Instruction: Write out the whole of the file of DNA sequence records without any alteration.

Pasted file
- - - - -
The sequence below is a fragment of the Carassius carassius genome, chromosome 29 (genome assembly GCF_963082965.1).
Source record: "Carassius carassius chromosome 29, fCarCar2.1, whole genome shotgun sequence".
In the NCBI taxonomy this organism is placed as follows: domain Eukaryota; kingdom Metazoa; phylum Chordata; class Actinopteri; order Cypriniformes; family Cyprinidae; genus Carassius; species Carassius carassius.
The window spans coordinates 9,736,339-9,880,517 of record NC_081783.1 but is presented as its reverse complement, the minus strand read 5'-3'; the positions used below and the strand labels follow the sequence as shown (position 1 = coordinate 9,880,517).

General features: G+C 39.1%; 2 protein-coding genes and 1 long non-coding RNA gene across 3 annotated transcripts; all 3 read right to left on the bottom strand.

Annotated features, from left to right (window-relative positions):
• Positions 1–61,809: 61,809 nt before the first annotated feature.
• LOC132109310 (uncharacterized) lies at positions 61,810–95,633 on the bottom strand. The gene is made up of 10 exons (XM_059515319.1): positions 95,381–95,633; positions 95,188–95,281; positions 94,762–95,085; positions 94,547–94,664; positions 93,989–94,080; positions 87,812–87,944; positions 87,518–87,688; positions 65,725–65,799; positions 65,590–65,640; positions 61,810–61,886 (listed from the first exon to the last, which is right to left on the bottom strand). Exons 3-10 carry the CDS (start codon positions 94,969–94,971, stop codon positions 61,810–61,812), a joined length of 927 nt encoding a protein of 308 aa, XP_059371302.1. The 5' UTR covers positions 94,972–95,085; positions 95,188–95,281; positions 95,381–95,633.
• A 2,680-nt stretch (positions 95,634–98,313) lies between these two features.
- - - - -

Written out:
The sequence below is a fragment of the Carassius carassius genome, chromosome 29 (genome assembly GCF_963082965.1).
Source record: "Carassius carassius chromosome 29, fCarCar2.1, whole genome shotgun sequence".
In the NCBI taxonomy this organism is placed as follows: domain Eukaryota; kingdom Metazoa; phylum Chordata; class Actinopteri; order Cypriniformes; family Cyprinidae; genus Carassius; species Carassius carassius.
The window spans coordinates 9,736,339-9,880,517 of record NC_081783.1 but is presented as its reverse complement, the minus strand read 5'-3'; the positions used below and the strand labels follow the sequence as shown (position 1 = coordinate 9,880,517).

General features: G+C 39.1%; 2 protein-coding genes and 1 long non-coding RNA gene across 3 annotated transcripts; all 3 read right to left on the bottom strand.

Annotated features, from left to right (window-relative positions):
• Positions 1–61,809: 61,809 nt before the first annotated feature.
• LOC132109310 (uncharacterized) lies at positions 61,810–95,633 on the bottom strand. The gene is made up of 10 exons (XM_059515319.1): positions 95,381–95,633; positions 95,188–95,281; positions 94,762–95,085; positions 94,547–94,664; positions 93,989–94,080; positions 87,812–87,944; positions 87,518–87,688; positions 65,725–65,799; positions 65,590–65,640; positions 61,810–61,886 (listed from the first exon to the last, which is right to left on the bottom strand). Exons 3-10 carry the CDS (start codon positions 94,969–94,971, stop codon positions 61,810–61,812), a joined length of 927 nt encoding a protein of 308 aa, XP_059371302.1. The 5' UTR covers positions 94,972–95,085; positions 95,188–95,281; positions 95,381–95,633.
• A 2,680-nt stretch (positions 95,634–98,313) lies between these two features.